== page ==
Installation and getting started

To install ViXeN, you first need to know the platform you will be running it on. ViXeN binaries are available for Linux (64 bit), Mac (64 bit), and Windows (32 and 64 bit). You can install ViXeN in a Python environment easily too but this is not necessary if you do not use Python.

In order to use ViXeN you will need to have a working browser. See the Dependencies section for more information on the dependencies. Installing ViXeN is relatively straight-forward. Please see the instructions for installing ViXeN in the relevant sections below.


Core dependencies

Please make sure you have a recent, functional browser such as: - Mozilla Firefox (any recent version) - Google Chrome (any recent version) - Internet Explorer (IE 9 and above)

ViXeN is tested to work best on Firefox and Chrome.

Optional dependencies

The optional dependencies are:

This is only needed if you wish to use ffmpeg to convert any of your video media.

Installing ViXeN on GNU/Linux

On GNU/Linux systems one may install the dependencies by following three very simple steps:

  • Download the Linux binary from the ViXeN releases.
  • Unpack the vixen*.tgz file.
  • Run the application inside the unpacked directory.

More detailed instructions are given below.

Using Nautilus

  1. Download the ViXen binary file (say vixen-1.0-linux64.tgz) from ViXeN releases to your preferred directory.
  2. Right click and select ‘Extract Here’ or ‘Open With Archive Manager’. A ViXeN folder will appear in the directory you have selected (in this case the folder will be vixen-1.0).
  3. Open the directory and double click the ViXeN file (the file is ViXeN.desktop). The ViXeN application will open on the browser.
  4. If the above did not work you can try to run the vixen file. This will run if Nautilus supports running executables. If it does not, run the command shown in Using the Command Line.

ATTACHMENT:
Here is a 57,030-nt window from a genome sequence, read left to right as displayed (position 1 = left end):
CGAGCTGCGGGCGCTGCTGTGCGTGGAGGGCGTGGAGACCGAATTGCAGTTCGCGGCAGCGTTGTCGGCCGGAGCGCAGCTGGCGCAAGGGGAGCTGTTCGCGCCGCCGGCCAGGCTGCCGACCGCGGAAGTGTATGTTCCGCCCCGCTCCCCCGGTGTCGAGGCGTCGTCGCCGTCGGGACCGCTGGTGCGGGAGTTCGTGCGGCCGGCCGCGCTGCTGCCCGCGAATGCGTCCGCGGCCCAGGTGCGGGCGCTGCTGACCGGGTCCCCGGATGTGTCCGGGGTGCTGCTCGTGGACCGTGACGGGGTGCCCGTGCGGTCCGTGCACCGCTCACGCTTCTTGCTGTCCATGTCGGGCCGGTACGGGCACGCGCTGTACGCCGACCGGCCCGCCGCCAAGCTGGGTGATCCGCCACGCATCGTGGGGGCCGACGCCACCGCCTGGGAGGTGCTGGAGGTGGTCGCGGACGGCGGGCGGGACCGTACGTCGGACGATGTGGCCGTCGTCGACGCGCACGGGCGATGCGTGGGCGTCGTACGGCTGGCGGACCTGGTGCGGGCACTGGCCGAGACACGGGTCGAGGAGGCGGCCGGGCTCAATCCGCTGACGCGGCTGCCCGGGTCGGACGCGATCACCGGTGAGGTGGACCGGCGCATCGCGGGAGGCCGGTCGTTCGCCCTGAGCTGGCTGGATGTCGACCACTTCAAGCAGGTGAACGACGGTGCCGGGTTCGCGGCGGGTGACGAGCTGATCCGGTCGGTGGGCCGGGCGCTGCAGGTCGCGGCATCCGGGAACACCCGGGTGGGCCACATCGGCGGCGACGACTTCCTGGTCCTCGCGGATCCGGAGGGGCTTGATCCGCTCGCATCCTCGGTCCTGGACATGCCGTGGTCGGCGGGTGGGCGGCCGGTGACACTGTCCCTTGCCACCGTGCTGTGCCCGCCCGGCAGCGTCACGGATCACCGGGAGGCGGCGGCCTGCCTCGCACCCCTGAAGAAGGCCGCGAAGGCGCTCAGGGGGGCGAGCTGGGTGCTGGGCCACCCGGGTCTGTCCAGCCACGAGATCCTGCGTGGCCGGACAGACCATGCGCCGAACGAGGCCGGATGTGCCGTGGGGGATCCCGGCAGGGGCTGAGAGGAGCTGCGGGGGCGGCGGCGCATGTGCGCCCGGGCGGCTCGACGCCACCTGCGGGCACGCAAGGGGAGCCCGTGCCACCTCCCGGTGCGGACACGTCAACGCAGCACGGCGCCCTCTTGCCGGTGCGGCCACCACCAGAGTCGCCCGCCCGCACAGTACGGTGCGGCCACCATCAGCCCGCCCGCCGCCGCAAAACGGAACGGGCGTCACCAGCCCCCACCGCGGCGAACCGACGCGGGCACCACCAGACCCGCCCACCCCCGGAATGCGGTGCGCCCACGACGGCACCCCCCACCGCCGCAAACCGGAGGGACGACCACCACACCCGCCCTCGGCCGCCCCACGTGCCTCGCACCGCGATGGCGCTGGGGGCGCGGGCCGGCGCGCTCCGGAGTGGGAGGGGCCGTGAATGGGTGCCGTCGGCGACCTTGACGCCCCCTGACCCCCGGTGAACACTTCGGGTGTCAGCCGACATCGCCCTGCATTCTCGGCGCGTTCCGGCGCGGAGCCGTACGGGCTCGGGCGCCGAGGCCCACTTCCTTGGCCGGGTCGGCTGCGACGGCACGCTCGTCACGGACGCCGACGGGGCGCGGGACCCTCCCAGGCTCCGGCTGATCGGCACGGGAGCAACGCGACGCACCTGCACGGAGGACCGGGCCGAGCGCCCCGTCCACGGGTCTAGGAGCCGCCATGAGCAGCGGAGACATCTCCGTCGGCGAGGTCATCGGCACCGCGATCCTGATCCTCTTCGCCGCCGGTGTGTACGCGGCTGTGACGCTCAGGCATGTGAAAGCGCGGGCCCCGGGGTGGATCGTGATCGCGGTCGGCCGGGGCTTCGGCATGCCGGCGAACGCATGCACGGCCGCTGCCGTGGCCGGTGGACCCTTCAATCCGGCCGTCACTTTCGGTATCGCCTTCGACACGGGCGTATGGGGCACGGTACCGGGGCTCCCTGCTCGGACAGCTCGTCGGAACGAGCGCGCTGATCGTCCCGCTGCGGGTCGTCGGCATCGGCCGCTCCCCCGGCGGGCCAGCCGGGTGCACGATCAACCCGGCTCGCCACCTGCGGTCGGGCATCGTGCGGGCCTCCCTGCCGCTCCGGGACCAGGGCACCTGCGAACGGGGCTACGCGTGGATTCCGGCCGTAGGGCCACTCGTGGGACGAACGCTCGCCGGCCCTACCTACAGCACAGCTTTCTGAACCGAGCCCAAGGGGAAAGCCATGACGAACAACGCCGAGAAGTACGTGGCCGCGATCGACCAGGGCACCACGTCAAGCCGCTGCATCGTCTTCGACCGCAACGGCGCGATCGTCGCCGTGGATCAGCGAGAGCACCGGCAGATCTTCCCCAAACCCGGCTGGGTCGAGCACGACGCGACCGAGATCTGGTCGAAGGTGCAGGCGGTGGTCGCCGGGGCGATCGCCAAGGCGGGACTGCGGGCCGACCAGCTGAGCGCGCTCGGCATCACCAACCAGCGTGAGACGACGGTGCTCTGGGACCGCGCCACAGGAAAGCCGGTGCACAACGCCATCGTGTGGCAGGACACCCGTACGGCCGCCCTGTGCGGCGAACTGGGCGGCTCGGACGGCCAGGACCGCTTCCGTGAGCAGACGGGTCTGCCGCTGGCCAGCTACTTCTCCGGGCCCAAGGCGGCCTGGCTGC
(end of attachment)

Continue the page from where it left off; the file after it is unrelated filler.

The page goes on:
Using the Command Line

After downloading and unpacking ViXen either Using Nautilus, run the following commands on the terminal:

$ cd vixen-1.0

Where vixen-1.0 is the extracted ViXeN binary. Suppose you downloaded and unpacked the vixen-1.0-linux64.tgz file in a folder named Software in your home directory, then this command will be:

$ cd Software/vixen-1.0

Then run the application using:

$ ./vixen

Installing ViXeN on Mac OS X

  1. On OS X, download the ZIP file from the ViXeN releases page.
  2. Unpack it.
  3. Run the resulting ViXeN.dmg file by double clicking it.

You may move this dmg file anywhere you like or move it to your Applications folder if you wish to.

Installing ViXeN on Windows

  1. On Windows, download the ZIP file for your platform from ViXeN releases.
  2. Unpack the ZIP file.
  3. Inside the unpacked directory is a vixen.bat script or a vixen.lnk shortcut that you can use to run the application.

The application will open in your default browser window.

Installing using pip

If you have no idea what pip is, then you should look above for suitable instructions. If you are familiar with Python and wish to install ViXeN in your own Python environment, you can simply run:

$ pip install vixen

The requirements for ViXeN are fairly modest.

Otherwise, if you wish to install the development version, you can clone the ViXeN git repository at and then do the following:

$ cd vixen
$ pip install -r requirements.txt
$ python install

If you want to stay up-to-date and not have to re-install each time you update the git repository, you could instead do:

$ python develop

Once installed you can start the application by:

$ vixen

To see any command line options try this:

$ vixen -h

That’s about it.


If the application fails to run or you have any problems, please look at the log file vixen.log located inside the .vixen folder in your home directory.

  • On Linux this is typically in the directory /home/username/.vixen.
  • On OS X this is in /Users/username/.vixen.
  • On Windows this may be C:\Users\username\.vixen.

The log file should also be accessible once the ViXeN UI launches, it is available on the top bar next to the “Home” and “Help” links on the top left.

The log file is a text file and if you see any sensitive information there, you can feel free to edit it before you send it.

You may e-mail your log file to the developers or the mailing list.

The ViXeN mailing list is available at